This Sunday, June 10, marks the second anniversary of the end of NATO’s bombing campaign against Yugoslavia. Much has changed since then, most of it for the better. Last year, the people of Yugoslavia took to the streets of Belgrade to topple the regime of Slobodan Milosevic. Today, the former dictator sits in jail awaiting possible trial for corruption and murder. In his absence, political freedom has been restored, a free press is flourishing, and ethnic Albanian political prisoners have been released.
Yet not all is well. In particular, Yugoslavia’s economy remains a major source of instability, threatening both Serbia’s fledgling democratic government and the stability of the region. And despite the revolutionary changes in Belgrade, Washington’s trade policy looks much like it did two years ago.
Since the end of NATO’s air strikes, Yugoslavia’s economy has foundered. Indeed, the situation there today is dire: Unemployment hovers around 41 percent while inflation is running at nearly 40 percent annually. At the same time, trade is drying up: Exports and imports fell by 21 percent from January to February of this year alone. That poor performance is dragging down fragile neighboring economies.
Policymakers in the United States have largely ignored the Balkan economic crisis. While it’s true that many of the explicit sanctions against Yugoslavia were lifted after Milosevic was deposed, Yugoslavia’s businesses remain barred from the U.S. market. If Washington wants to help relieve economic misery and put Yugoslavia onto a self‐sustaining path of economic recovery, several things must be done.
First would be to immediately assist Yugoslavia in clearing away the destroyed Danube bridges that make river traffic all but impossible. The Danube was a main trade and transport channel for countries in Southeastern Europe. Since the bombing, goods traffic on the river has dropped from 100 million to 30 million tons a year. The OECD estimates that the blocked river costs Bulgaria $1.25 million a day. Romania calculates losses of $300 million a year. Yugoslavia’s ability to transport its products to market has similarly been compromised, and it’s hard to imagine vibrant economic growth there as long as waterways are obstructed and internal roadways are severed. Washington destroyed the bridges and so has a responsibility to help cash‐strapped Yugoslavia rebuild them, either through direct aid or loan guarantees.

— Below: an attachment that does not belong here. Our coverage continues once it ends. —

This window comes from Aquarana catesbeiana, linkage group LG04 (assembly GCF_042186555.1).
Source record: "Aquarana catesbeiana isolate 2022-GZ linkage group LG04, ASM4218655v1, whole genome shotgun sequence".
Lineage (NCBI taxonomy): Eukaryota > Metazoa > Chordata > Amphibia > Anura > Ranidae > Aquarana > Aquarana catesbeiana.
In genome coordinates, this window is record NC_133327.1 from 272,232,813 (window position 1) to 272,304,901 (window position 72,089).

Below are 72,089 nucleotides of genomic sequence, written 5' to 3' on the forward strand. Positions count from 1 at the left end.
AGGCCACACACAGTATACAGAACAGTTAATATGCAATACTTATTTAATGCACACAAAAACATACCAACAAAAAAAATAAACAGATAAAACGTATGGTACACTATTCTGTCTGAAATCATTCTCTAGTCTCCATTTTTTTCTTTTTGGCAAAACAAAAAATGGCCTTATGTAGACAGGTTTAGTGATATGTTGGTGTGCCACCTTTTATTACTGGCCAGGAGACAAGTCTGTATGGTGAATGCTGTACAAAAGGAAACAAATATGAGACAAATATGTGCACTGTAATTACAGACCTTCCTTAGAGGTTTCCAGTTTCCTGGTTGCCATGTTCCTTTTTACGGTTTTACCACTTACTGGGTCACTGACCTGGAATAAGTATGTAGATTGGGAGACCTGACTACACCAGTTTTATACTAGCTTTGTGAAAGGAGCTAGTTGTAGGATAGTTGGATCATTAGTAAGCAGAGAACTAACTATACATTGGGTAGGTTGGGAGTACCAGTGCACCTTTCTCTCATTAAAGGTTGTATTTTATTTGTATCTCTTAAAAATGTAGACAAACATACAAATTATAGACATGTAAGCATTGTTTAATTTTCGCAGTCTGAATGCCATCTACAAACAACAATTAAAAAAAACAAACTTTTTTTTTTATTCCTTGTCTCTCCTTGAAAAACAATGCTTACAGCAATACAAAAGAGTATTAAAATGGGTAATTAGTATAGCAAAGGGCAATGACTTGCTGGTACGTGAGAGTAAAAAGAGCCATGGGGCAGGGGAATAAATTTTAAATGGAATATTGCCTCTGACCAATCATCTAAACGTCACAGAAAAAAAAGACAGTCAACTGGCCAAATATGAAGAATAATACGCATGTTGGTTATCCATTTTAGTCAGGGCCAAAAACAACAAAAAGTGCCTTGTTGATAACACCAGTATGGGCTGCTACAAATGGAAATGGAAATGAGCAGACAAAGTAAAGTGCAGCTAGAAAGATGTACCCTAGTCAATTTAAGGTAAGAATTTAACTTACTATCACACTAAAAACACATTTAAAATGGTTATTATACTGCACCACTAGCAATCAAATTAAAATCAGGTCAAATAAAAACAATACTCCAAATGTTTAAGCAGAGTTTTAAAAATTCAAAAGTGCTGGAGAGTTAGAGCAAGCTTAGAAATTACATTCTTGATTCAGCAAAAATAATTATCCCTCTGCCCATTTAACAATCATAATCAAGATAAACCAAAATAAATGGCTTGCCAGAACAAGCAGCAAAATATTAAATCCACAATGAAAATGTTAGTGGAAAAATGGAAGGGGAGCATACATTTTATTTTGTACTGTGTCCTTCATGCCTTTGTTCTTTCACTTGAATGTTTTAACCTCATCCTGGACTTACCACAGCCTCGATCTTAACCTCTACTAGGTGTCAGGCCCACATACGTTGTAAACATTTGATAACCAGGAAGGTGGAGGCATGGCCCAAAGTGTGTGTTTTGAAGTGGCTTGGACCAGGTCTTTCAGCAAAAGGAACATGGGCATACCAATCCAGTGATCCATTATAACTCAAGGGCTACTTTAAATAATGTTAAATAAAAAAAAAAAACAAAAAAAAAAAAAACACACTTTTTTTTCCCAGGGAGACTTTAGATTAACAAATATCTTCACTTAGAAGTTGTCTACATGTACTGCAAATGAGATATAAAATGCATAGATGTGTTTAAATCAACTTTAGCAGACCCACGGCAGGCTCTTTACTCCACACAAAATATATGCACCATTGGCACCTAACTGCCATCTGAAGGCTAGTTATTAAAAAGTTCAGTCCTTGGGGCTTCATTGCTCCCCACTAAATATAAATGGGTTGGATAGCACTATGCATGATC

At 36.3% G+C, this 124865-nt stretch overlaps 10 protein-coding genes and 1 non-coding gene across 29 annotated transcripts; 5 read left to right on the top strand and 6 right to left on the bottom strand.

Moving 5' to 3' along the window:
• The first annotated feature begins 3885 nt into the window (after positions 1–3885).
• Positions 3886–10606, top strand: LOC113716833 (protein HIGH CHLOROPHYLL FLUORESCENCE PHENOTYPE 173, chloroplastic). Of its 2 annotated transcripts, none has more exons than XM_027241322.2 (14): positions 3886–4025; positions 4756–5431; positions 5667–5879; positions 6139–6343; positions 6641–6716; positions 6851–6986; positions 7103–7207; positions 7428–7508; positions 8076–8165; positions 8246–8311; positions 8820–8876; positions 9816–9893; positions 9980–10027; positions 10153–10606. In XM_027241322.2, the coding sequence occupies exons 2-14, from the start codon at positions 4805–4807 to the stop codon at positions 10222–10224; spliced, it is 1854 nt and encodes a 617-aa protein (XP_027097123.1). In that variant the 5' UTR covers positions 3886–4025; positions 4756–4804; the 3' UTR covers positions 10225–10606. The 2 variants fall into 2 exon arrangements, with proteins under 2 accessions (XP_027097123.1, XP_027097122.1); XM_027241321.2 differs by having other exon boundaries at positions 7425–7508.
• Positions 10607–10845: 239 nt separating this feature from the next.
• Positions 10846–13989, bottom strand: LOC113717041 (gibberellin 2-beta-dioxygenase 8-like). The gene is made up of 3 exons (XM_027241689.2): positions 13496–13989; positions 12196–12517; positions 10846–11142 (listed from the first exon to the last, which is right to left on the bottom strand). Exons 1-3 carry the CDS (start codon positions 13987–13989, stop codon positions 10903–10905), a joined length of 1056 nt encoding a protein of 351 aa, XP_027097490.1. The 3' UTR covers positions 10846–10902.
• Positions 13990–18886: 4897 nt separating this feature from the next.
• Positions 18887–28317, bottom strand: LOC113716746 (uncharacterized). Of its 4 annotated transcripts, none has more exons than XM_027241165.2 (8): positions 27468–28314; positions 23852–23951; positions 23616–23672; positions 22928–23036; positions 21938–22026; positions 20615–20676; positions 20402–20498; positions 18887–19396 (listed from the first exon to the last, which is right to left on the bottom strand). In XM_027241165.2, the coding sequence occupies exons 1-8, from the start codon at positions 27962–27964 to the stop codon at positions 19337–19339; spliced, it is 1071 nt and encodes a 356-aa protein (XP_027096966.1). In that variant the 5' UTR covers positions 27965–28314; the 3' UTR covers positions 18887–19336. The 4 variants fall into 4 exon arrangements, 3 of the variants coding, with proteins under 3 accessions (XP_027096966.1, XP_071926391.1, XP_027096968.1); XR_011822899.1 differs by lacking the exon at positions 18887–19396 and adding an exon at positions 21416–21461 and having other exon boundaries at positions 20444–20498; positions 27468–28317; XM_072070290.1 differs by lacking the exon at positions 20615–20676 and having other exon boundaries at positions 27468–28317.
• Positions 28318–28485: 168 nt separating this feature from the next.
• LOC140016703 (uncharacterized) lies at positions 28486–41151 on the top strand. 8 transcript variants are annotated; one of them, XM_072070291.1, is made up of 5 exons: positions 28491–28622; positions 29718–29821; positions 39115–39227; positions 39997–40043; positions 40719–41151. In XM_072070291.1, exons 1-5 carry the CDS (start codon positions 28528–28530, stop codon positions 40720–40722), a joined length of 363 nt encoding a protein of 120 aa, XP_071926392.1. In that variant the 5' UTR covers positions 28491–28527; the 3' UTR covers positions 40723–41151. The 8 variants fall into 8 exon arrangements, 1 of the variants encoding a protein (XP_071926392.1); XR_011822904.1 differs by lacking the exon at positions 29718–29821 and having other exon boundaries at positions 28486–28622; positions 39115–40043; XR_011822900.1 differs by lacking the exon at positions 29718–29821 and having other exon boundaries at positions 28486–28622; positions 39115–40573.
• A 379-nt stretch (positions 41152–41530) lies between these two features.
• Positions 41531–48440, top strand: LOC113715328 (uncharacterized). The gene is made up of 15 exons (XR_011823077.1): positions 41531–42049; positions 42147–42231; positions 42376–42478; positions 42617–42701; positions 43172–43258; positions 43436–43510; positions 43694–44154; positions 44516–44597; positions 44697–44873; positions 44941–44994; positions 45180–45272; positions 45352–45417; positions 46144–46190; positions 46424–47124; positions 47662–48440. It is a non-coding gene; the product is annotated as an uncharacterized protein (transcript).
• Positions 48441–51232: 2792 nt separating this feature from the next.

A longer-term—but ultimately more important—task is to establish free trade with Yugoslavia. Free trade and open markets are a crucial component of America’s post‐Cold War world foreign policy. Open markets play a central role in stimulating economic growth, interdependency, regional cooperation and political stability. Trade liberalization needs to be at the heart of any reform movement in the Balkans generally and Yugoslavia specifically.
Washington should grant Normal Trade Relations (NTR) status to Yugoslavia and work to have it admitted to the World Trade Organization. At present Yugoslavia is still designated as a “Column II country,” which means that its exports to the United States are subject to punitive Smoot‐Hawley‐era tariffs. Those tariffs average 44 percent, as opposed to less than 5 percent for NTR countries. Beyond NTR, Yugoslavia should also be admitted to the Generalized System of Preferences (GSP), which allows many exports from developing countries to enter the U.S. market duty‐free. Most of Yugoslavia’ s neighbors—such as Bulgaria, Romania and Slovakia—are members of the GSP.
Washington should use the carrot of open markets to encourage the Balkan countries, especially Yugoslavia, to streamline the functioning of their tax regimes to ensure the effective refund of taxes on exports. It should also push for the inclusion of Yugoslavia in regional initiatives, like the Black Sea Economic Cooperation initiative and the Southeast European Cooperative Initiative, which aim to liberalize and harmonize the foreign trade regulations of member states in the region.
The Bush administration has repeatedly, and correctly, made the case that trade helps bring peace, stability and freedom to troubled regions of the world, including to non‐democratic countries such as China. If trade will help promote positive changes in communist China, surely it will go a long way in furthering democratic Yugoslavia’s re‐integration with the global community.